Drinking water and brushing our teeth are daily activities that we tend to do without thinking. But for expectant mothers, these seemingly harmless actions could have unintended consequences for offspring.
A new study suggests that children exposed to high levels of fluoride in utero may be less intelligent than those exposed to lower levels.
Principal investigator Dr. Howard Hu, of the Dalla Lana School of Public Health at the University of Toronto in Canada, and colleagues recently reported their findings in the journal Environmental Health Perspectives.
Fluoride is a chemical compound frequently added to tap water and dental products, including toothpaste and mouthwash, as it helps to prevent oral cavities.
According to the Centers for Disease Control and Prevention (CDC), drinking fluoridated water can reduce tooth decay in children and adults by around
However, studies have suggested that fluoride may have a downside. Research published in 2014, for example, associated fluoride exposure with cognitive deficits in infant mice.
Dr. Hu and colleagues build on such research, after finding that prenatal exposure to higher fluoride levels could hamper a child’s intelligence.
The study involved 299 women and their offspring, all of whom participated in the Early Life Exposures in Mexico to Environmental Toxicants project.
Urine samples were obtained from each mother during pregnancy, as well as from their children when they were aged 6 to 12 years, in order to determine their levels of fluoride exposure.
“This is significant,” explains Dr. Hu, “because previous studies estimated exposures based on neighborhood measurements of drinking water fluoride levels, which are indirect and much less precise measures of exposure.”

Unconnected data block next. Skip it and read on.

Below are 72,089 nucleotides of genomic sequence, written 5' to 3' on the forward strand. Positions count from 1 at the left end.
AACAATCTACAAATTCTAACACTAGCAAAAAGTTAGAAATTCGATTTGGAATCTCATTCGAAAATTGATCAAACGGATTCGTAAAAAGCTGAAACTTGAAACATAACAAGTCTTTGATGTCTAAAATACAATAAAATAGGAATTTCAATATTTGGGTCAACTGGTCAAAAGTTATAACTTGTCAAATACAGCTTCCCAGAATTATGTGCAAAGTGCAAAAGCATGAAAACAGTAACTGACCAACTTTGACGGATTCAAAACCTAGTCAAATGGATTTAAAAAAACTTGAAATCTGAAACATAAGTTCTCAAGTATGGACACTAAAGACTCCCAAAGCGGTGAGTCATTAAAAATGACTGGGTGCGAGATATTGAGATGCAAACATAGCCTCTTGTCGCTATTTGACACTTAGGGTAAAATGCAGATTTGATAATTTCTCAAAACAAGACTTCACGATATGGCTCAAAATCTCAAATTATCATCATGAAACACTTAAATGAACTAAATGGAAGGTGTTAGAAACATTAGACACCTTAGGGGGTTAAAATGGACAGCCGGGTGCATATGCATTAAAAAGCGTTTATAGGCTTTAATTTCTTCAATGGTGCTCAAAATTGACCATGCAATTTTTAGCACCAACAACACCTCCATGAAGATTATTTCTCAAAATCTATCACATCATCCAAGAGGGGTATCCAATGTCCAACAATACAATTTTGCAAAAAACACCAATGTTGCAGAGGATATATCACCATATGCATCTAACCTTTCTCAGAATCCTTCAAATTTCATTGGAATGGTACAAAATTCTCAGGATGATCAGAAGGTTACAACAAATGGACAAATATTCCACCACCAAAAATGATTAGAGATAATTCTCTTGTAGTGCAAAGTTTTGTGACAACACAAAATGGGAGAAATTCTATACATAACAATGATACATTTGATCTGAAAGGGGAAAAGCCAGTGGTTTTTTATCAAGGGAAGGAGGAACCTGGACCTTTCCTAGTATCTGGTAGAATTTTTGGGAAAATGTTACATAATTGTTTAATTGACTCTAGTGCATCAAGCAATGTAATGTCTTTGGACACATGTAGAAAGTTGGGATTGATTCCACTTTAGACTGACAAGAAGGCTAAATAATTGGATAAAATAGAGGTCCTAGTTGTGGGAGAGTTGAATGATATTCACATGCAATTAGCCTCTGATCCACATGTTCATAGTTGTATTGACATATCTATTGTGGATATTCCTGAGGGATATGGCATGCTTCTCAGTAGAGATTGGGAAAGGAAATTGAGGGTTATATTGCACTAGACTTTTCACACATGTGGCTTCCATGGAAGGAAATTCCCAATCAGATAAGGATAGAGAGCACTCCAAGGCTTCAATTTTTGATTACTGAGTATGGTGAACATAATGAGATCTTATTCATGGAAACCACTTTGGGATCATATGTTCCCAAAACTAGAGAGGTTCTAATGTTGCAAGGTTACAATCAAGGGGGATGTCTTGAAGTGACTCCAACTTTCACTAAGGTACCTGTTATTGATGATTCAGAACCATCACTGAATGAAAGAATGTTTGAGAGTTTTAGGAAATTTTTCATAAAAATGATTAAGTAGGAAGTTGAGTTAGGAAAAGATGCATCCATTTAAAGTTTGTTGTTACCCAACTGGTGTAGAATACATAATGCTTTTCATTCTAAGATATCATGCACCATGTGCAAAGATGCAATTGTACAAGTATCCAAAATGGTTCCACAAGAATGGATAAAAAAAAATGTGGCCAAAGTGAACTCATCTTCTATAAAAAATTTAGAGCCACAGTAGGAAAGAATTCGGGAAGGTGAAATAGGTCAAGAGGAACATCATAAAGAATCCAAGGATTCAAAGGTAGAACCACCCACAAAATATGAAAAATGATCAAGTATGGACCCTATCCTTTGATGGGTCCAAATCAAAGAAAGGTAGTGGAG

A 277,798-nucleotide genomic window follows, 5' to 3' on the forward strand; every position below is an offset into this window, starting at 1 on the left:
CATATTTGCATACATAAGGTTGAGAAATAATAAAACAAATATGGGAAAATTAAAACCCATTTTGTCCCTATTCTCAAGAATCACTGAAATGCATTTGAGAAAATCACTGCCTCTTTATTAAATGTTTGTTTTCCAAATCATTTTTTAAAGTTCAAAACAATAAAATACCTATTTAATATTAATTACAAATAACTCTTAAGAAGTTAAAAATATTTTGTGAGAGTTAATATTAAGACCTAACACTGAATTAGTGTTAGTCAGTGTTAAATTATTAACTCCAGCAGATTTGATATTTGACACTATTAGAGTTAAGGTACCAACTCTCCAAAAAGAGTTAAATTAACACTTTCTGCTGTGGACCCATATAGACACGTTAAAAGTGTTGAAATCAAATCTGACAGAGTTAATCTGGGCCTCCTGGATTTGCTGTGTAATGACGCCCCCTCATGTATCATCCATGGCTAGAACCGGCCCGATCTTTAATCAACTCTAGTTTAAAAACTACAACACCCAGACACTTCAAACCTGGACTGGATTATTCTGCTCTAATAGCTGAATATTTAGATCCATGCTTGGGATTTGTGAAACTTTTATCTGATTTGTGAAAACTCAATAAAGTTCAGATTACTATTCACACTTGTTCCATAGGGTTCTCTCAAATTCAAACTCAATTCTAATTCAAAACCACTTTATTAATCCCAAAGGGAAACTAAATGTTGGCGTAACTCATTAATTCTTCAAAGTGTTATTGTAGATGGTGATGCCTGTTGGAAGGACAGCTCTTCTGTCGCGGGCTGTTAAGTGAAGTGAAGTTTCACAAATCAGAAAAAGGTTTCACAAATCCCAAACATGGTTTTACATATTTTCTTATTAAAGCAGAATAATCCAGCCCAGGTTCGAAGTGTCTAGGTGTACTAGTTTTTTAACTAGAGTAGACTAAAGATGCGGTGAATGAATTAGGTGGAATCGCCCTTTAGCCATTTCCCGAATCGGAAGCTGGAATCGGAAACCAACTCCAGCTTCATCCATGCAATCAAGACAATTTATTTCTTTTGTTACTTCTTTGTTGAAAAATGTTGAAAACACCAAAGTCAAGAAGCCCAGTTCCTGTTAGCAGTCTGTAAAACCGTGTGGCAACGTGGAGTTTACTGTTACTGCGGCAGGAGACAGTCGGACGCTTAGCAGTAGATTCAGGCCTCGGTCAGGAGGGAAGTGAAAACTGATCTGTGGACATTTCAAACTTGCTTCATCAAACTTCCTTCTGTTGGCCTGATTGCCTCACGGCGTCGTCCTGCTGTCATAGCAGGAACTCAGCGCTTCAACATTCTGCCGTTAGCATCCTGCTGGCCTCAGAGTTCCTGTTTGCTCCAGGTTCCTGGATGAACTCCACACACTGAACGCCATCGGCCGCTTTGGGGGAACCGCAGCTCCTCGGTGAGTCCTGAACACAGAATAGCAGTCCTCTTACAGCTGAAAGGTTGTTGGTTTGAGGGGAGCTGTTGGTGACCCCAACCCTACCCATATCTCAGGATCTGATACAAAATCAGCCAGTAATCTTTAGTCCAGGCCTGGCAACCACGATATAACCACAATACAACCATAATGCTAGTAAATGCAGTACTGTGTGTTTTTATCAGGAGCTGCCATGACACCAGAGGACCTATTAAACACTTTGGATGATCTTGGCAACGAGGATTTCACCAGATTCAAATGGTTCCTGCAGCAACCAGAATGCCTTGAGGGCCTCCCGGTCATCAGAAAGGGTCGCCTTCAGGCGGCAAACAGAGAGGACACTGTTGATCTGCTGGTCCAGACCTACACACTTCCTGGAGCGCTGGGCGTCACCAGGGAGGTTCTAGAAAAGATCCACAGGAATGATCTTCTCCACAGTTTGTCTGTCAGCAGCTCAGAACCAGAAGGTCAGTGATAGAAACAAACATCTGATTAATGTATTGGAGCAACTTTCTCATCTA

“They also looked at children’s exposures instead of prenatal exposures or had much smaller sample sizes of subjects to study,” he added.
The intelligence of each child was assessed at 4 years old using the General Cognitive Index (GCI) of the McCarthy Scales of Children’s Abilities, as well as between the ages of 6 and 12 years using the Wechsler Abbreviated Scale of Intelligence (WASI).
The team then looked at how fluoride levels in urine might influence child intelligence.
The results revealed that women who had higher levels of fluoride in their urine during pregnancy were more likely to have children with lower intelligence.
Specifically, the researchers found that for every 0.5 milligram per liter increase in expectant mothers’ fluoride levels, their offspring’s GCI and WASI scores were reduced by 3.15 and 2.5 points, respectively.
Interestingly, the results revealed that levels of fluoride in children’s urine between the ages of 6 and 12 years did not appear to influence their intelligence.
Taken together, the researchers say that their findings suggest that prenatal fluoride exposure may impact neurodevelopment in a way that reduces a child’s intelligence.
“Our study shows that the growing fetal nervous system may be adversely affected by higher levels of fluoride exposure. It also suggests that the prenatal nervous system may be more sensitive to fluoride compared to that of school-aged children.”
Dr. Howard Hu
The researchers note that their findings need to be confirmed in other populations before any firm conclusions can be made about the link between prenatal fluoride exposure and child intelligence.
As the study authors conclude, “[…] our findings, combined with evidence from existing animal and human studies, reinforce the need for additional research on potential adverse effects of fluoride, particularly in pregnant women and children, and to ensure that the benefits of population-level fluoride supplementation outweigh any potential risks.”